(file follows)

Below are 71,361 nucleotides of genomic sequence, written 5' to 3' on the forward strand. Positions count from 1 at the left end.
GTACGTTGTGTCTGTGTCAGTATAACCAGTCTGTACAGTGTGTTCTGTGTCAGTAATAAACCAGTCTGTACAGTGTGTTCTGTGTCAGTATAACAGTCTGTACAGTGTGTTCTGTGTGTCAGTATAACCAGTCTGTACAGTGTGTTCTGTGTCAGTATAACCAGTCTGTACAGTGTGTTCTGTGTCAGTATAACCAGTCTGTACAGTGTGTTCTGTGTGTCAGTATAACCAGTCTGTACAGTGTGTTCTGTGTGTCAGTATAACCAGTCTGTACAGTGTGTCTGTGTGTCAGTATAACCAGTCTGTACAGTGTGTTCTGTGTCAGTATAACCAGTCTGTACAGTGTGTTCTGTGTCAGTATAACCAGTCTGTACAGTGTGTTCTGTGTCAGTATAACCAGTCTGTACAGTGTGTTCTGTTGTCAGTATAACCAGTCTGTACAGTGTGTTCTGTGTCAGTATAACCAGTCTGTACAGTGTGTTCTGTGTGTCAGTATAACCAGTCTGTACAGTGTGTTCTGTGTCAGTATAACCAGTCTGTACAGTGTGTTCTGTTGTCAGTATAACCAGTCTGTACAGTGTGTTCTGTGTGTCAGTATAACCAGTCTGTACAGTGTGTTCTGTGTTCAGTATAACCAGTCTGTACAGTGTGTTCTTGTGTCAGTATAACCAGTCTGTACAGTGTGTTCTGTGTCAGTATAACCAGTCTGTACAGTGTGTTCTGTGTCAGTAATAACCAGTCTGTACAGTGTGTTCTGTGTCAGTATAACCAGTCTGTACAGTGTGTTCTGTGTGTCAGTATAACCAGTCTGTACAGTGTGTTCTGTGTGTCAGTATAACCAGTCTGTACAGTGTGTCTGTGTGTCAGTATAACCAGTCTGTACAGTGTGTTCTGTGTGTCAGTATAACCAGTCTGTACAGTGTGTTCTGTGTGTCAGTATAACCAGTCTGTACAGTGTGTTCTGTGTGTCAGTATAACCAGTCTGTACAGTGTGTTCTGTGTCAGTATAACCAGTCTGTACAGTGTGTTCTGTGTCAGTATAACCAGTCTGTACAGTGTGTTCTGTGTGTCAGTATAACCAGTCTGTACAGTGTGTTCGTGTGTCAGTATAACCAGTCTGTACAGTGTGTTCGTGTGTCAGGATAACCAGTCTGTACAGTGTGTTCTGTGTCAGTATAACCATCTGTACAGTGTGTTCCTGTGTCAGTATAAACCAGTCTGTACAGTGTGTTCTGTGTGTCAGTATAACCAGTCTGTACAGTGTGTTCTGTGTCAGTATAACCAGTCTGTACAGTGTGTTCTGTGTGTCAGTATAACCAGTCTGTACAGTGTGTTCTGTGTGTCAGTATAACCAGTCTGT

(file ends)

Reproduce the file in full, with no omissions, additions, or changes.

Below are 71,361 nucleotides of genomic sequence, written 5' to 3' on the forward strand. Positions count from 1 at the left end.
GTACGTTGTGTCTGTGTCAGTATAACCAGTCTGTACAGTGTGTTCTGTGTCAGTAATAAACCAGTCTGTACAGTGTGTTCTGTGTCAGTATAACAGTCTGTACAGTGTGTTCTGTGTGTCAGTATAACCAGTCTGTACAGTGTGTTCTGTGTCAGTATAACCAGTCTGTACAGTGTGTTCTGTGTCAGTATAACCAGTCTGTACAGTGTGTTCTGTGTGTCAGTATAACCAGTCTGTACAGTGTGTTCTGTGTGTCAGTATAACCAGTCTGTACAGTGTGTCTGTGTGTCAGTATAACCAGTCTGTACAGTGTGTTCTGTGTCAGTATAACCAGTCTGTACAGTGTGTTCTGTGTCAGTATAACCAGTCTGTACAGTGTGTTCTGTGTCAGTATAACCAGTCTGTACAGTGTGTTCTGTTGTCAGTATAACCAGTCTGTACAGTGTGTTCTGTGTCAGTATAACCAGTCTGTACAGTGTGTTCTGTGTGTCAGTATAACCAGTCTGTACAGTGTGTTCTGTGTCAGTATAACCAGTCTGTACAGTGTGTTCTGTTGTCAGTATAACCAGTCTGTACAGTGTGTTCTGTGTGTCAGTATAACCAGTCTGTACAGTGTGTTCTGTGTTCAGTATAACCAGTCTGTACAGTGTGTTCTTGTGTCAGTATAACCAGTCTGTACAGTGTGTTCTGTGTCAGTATAACCAGTCTGTACAGTGTGTTCTGTGTCAGTAATAACCAGTCTGTACAGTGTGTTCTGTGTCAGTATAACCAGTCTGTACAGTGTGTTCTGTGTGTCAGTATAACCAGTCTGTACAGTGTGTTCTGTGTGTCAGTATAACCAGTCTGTACAGTGTGTCTGTGTGTCAGTATAACCAGTCTGTACAGTGTGTTCTGTGTGTCAGTATAACCAGTCTGTACAGTGTGTTCTGTGTGTCAGTATAACCAGTCTGTACAGTGTGTTCTGTGTGTCAGTATAACCAGTCTGTACAGTGTGTTCTGTGTCAGTATAACCAGTCTGTACAGTGTGTTCTGTGTCAGTATAACCAGTCTGTACAGTGTGTTCTGTGTGTCAGTATAACCAGTCTGTACAGTGTGTTCGTGTGTCAGTATAACCAGTCTGTACAGTGTGTTCGTGTGTCAGGATAACCAGTCTGTACAGTGTGTTCTGTGTCAGTATAACCATCTGTACAGTGTGTTCCTGTGTCAGTATAAACCAGTCTGTACAGTGTGTTCTGTGTGTCAGTATAACCAGTCTGTACAGTGTGTTCTGTGTCAGTATAACCAGTCTGTACAGTGTGTTCTGTGTGTCAGTATAACCAGTCTGTACAGTGTGTTCTGTGTGTCAGTATAACCAGTCTGT